Libraries are at the heart of independent learning and an inclusive library often leads the way in using technology to give disabled students genuine independence and autonomy.
Jisc has a proud history of work with library services ; the former Jisc TechDis service set up the publisher lookup service, led several research projects in e-book accessibility and contributed annually to the London Bookfair’s accessibility seminars. Publisher Lookup – for finding publisher contact details for alternative format enquiries – has been replaced by the excellent searchBox service.
The current changes to Disabled Student Allowances makes the case for inclusive libraries even more pressing. This blog will give updates on good practices we see developing and will point you to our developing guidance. Jisc runs an online training session to help libraries make the most of ebook accessibility – contact the Jisc training team for more information.
Top level guidance
Explore our guidance for library staff, find out how to maximise resources for disabled learners, minimise barriers and see what an accessible library might look like. See also the excellent crowd-sourced Ebook Accessibility audit (2016) or the more recent follow-up Aspire project (2018) and check how well your ebook platforms performed.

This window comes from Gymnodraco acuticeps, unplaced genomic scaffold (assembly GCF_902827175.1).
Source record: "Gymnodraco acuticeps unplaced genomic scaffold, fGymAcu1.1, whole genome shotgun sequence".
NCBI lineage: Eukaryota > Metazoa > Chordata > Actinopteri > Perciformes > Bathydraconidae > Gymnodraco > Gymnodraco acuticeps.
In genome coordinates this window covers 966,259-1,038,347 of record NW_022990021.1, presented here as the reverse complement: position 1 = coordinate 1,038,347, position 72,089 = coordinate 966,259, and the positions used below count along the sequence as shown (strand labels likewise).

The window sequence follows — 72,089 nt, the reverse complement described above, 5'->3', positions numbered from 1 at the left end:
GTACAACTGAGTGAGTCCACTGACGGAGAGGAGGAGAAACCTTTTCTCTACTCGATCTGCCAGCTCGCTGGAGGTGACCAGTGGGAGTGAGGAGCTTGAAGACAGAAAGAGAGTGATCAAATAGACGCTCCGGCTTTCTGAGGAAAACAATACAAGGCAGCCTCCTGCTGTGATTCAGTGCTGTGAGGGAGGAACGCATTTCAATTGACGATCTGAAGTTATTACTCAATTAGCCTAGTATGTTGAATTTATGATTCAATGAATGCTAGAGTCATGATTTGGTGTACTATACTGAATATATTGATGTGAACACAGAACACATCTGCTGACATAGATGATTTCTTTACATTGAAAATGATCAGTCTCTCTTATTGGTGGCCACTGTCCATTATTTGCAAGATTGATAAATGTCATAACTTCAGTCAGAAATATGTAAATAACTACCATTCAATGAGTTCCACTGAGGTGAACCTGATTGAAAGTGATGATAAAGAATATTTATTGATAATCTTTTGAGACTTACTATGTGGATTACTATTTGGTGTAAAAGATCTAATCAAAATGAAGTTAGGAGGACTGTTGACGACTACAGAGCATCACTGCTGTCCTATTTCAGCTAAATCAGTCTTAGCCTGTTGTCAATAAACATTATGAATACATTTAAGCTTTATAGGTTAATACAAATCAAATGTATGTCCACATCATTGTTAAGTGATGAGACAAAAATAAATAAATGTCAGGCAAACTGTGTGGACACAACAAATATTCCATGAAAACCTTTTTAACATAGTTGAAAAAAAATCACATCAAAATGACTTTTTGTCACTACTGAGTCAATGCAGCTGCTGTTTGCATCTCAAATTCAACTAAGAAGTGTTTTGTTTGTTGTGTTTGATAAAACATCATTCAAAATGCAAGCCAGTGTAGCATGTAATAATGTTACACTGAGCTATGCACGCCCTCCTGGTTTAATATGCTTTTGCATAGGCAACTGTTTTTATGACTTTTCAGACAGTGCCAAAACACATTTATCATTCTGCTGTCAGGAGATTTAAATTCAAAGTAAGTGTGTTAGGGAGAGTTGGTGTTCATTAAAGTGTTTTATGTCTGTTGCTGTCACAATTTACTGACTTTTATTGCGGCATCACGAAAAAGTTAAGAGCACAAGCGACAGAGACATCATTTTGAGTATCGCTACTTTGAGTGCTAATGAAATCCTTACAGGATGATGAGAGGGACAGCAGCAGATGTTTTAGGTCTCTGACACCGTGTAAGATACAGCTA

If you are trying to source alternative formats, start by understanding the workflow alternatives. Then make the most of your rights under the law by being confident about intermediate formats. Understand how your involvement can help the RNIB Bookshare service save you time and money and make sure you belong to mailing lists that can help solve problems and source accessible formats under the affordances of the copyright legislation. Bear in mind that your procurement policies can make a big difference to the amount of ongoing support you need to provide. Be aware of the fact that user experience does not always match accessibility claims.
The Bloor website gives a detailed overview if you need some background to creating accessible documents yourself and the UK Association for Accessible Formats (UKAAF) has lots of information on standards as well as a directory of members who can help with more complex tasks – for example STEM subjects.
Supporting user independence
Learners can often support their own alternative format needs if they are given guidance.
We also have user friendly resources to support learner’s reading efficiency or writing productivity so check these – you may learn tricks to help your own practice too. There are links to tools to support organising and searching as well and we’ll update the resources as new tools become available.
Look out also for our Library and e-book categories in the Category Search feature (right).